All in all, I probably did as much research as anyone would do for a project based on a true story, but again, the “research” was purely recreational and brought me to the project, rather than the other way around.
Liz B: How did family change during the revision and editing process? It was emotionally draining to read Mel’s story. My heart still breaks for her, I still want to save her. But that was just from reading it! You lived with Mel for months and months. What did you do to disconnect from the darkness of family when you weren’t working on family? When you returned to writing or editing family, was there anything you did to get back into Mel’s head?
Ostow: I mostly did my writing first thing in the morning, so that once I was done, I could leave the house and go to the gym to pound all of the darkness out — running was a particularly good antidote to writing “family.” And I wrote slowly — maybe one or two vignettes a day — because, as you say, it was very draining. I did read a lot of dark fiction to help keep me “sharp” for writing, but when I wasn’t reading or writing, I was seeing friends, practicing yoga, watching sitcoms…all of the things we do to normalize and clear our heads. If I wrote at night, then I generally needed to spend at least an hour binging on “Office” DVDs before bedtime.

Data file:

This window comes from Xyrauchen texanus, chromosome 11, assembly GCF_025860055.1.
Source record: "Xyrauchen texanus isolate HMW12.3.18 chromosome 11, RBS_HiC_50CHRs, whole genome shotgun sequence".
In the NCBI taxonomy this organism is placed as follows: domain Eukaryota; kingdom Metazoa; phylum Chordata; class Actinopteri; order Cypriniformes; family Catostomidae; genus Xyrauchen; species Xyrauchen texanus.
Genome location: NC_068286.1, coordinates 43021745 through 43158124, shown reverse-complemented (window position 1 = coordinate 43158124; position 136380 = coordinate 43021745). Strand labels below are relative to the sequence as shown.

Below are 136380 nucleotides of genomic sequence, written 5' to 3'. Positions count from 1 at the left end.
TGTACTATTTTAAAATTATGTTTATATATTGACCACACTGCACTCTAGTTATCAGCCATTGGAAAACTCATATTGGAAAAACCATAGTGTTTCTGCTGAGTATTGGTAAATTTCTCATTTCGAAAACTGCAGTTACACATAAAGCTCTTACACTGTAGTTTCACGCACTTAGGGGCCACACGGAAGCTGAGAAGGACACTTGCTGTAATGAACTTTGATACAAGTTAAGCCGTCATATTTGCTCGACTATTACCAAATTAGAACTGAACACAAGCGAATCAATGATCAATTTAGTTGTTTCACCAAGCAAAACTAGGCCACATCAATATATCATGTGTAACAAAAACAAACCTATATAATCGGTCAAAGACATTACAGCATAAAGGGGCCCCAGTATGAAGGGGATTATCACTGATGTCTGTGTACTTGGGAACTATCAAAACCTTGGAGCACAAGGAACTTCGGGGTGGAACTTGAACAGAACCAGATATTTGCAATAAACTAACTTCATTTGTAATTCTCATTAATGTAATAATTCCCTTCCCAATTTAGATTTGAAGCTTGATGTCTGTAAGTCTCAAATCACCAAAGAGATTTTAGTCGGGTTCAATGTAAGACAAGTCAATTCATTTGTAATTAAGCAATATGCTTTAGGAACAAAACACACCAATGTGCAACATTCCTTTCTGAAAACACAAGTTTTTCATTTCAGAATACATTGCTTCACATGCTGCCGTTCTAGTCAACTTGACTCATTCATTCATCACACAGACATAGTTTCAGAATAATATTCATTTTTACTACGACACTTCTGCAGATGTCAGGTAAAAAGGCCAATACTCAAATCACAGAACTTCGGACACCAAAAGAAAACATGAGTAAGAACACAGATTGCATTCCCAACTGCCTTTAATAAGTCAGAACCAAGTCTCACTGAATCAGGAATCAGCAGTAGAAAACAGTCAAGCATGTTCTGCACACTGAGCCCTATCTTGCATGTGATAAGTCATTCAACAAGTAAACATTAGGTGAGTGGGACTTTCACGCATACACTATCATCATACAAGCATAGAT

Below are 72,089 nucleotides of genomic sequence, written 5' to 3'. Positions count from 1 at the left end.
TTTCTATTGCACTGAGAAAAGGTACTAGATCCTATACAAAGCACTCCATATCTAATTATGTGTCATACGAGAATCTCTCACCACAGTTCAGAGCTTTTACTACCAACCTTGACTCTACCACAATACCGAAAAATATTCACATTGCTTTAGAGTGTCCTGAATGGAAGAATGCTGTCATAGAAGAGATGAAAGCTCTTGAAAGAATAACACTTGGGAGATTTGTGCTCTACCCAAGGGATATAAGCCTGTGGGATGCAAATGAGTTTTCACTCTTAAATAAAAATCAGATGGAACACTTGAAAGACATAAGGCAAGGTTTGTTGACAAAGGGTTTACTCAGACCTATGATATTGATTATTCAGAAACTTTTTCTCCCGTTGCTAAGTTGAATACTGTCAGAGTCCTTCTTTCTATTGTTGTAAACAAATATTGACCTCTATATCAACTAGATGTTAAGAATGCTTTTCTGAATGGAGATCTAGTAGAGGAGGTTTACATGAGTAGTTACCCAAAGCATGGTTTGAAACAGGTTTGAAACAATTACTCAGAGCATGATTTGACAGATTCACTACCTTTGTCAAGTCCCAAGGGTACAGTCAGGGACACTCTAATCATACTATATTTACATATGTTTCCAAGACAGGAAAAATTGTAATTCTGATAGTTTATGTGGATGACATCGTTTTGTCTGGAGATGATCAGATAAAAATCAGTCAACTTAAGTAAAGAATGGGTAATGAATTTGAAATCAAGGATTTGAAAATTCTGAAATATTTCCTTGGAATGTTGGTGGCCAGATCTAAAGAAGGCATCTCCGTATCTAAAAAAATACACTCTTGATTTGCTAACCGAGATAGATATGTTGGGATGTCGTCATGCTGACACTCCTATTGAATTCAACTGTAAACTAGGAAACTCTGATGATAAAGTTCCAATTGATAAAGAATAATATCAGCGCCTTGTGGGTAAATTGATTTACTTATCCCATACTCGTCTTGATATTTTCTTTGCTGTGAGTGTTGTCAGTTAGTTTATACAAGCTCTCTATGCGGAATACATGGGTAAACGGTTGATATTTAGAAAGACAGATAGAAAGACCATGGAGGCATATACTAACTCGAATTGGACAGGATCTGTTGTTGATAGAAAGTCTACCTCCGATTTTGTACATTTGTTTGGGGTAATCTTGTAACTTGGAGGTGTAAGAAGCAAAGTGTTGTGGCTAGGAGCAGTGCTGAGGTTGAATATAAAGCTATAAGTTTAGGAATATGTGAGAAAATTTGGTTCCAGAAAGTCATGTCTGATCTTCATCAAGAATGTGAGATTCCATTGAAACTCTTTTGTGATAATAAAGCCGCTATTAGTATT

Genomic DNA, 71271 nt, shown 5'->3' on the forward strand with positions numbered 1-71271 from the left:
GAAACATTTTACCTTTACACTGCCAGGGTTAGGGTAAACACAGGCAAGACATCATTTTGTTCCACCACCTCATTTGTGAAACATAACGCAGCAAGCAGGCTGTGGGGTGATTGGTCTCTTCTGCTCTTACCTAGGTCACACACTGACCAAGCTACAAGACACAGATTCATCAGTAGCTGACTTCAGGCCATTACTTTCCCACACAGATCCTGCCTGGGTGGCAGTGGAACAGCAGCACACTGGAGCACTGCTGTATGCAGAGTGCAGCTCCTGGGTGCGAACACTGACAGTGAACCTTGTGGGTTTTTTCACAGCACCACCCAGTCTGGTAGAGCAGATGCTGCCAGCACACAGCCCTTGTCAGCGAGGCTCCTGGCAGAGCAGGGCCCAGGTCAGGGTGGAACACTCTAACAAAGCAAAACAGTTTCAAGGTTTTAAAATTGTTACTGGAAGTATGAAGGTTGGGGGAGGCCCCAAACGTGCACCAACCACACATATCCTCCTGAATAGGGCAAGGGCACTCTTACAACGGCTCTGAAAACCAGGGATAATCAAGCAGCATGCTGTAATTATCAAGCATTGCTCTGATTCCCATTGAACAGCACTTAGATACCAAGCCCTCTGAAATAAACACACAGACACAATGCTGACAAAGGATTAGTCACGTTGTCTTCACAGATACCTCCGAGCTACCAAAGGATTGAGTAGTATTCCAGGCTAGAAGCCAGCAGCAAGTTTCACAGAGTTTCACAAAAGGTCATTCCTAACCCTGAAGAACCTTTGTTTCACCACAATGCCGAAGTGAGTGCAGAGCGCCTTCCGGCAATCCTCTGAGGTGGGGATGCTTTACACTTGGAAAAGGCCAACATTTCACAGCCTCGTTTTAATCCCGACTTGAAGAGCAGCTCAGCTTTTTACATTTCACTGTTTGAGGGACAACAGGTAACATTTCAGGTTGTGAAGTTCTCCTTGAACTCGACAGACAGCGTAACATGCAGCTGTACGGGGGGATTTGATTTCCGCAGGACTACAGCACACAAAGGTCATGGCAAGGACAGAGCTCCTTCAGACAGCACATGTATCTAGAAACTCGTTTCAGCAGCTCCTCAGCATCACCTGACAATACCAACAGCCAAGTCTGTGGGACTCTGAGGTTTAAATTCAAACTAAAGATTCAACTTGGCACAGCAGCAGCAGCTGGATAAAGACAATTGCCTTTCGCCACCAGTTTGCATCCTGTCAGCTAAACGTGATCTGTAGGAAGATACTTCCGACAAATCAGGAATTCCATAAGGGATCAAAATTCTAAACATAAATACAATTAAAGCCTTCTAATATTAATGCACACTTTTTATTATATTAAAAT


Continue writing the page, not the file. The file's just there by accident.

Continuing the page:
I also developed stricter and different writing routines, in that I wrote almost exclusively in the little office nook I have carved out in my bedroom, or at a particular local cafe. Having a designated “family” writing spot also helped me to compartmentalize all of the emotions that went along with writing that story.
Going back wasn’t necessarily pleasant, but it was easy to do! One read-through and I was immersed again. And reading the dark fiction and watching dramas, thrillers, and horror movies kept me in that mind frame. The good news is that I’m one of those weirdos who watches horror movies to relax.
Liz B: What are some of the books you read as a teen?